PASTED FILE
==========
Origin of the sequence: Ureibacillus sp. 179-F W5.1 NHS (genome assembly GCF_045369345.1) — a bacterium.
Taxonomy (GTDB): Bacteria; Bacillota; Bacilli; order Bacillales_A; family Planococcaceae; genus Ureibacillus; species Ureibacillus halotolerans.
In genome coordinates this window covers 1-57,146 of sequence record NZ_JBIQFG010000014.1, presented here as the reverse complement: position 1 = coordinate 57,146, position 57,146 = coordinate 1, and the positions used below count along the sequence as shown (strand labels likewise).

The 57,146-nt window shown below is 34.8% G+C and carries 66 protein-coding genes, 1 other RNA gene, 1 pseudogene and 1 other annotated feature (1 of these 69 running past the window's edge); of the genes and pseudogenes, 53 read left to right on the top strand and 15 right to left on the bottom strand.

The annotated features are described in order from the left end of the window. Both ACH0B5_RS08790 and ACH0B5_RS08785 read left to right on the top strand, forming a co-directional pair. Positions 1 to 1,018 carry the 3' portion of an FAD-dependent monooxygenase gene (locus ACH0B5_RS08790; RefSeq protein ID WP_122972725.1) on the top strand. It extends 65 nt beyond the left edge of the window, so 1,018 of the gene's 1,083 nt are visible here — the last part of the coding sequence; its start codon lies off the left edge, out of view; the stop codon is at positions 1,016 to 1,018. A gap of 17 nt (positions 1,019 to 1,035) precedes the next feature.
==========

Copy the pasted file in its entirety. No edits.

Origin of the sequence: Ureibacillus sp. 179-F W5.1 NHS (genome assembly GCF_045369345.1) — a bacterium.
Taxonomy (GTDB): Bacteria; Bacillota; Bacilli; order Bacillales_A; family Planococcaceae; genus Ureibacillus; species Ureibacillus halotolerans.
In genome coordinates this window covers 1-57,146 of sequence record NZ_JBIQFG010000014.1, presented here as the reverse complement: position 1 = coordinate 57,146, position 57,146 = coordinate 1, and the positions used below count along the sequence as shown (strand labels likewise).

The 57,146-nt window shown below is 34.8% G+C and carries 66 protein-coding genes, 1 other RNA gene, 1 pseudogene and 1 other annotated feature (1 of these 69 running past the window's edge); of the genes and pseudogenes, 53 read left to right on the top strand and 15 right to left on the bottom strand.

The annotated features are described in order from the left end of the window. Both ACH0B5_RS08790 and ACH0B5_RS08785 read left to right on the top strand, forming a co-directional pair. Positions 1 to 1,018 carry the 3' portion of an FAD-dependent monooxygenase gene (locus ACH0B5_RS08790; RefSeq protein ID WP_122972725.1) on the top strand. It extends 65 nt beyond the left edge of the window, so 1,018 of the gene's 1,083 nt are visible here — the last part of the coding sequence; its start codon lies off the left edge, out of view; the stop codon is at positions 1,016 to 1,018. A gap of 17 nt (positions 1,019 to 1,035) precedes the next feature.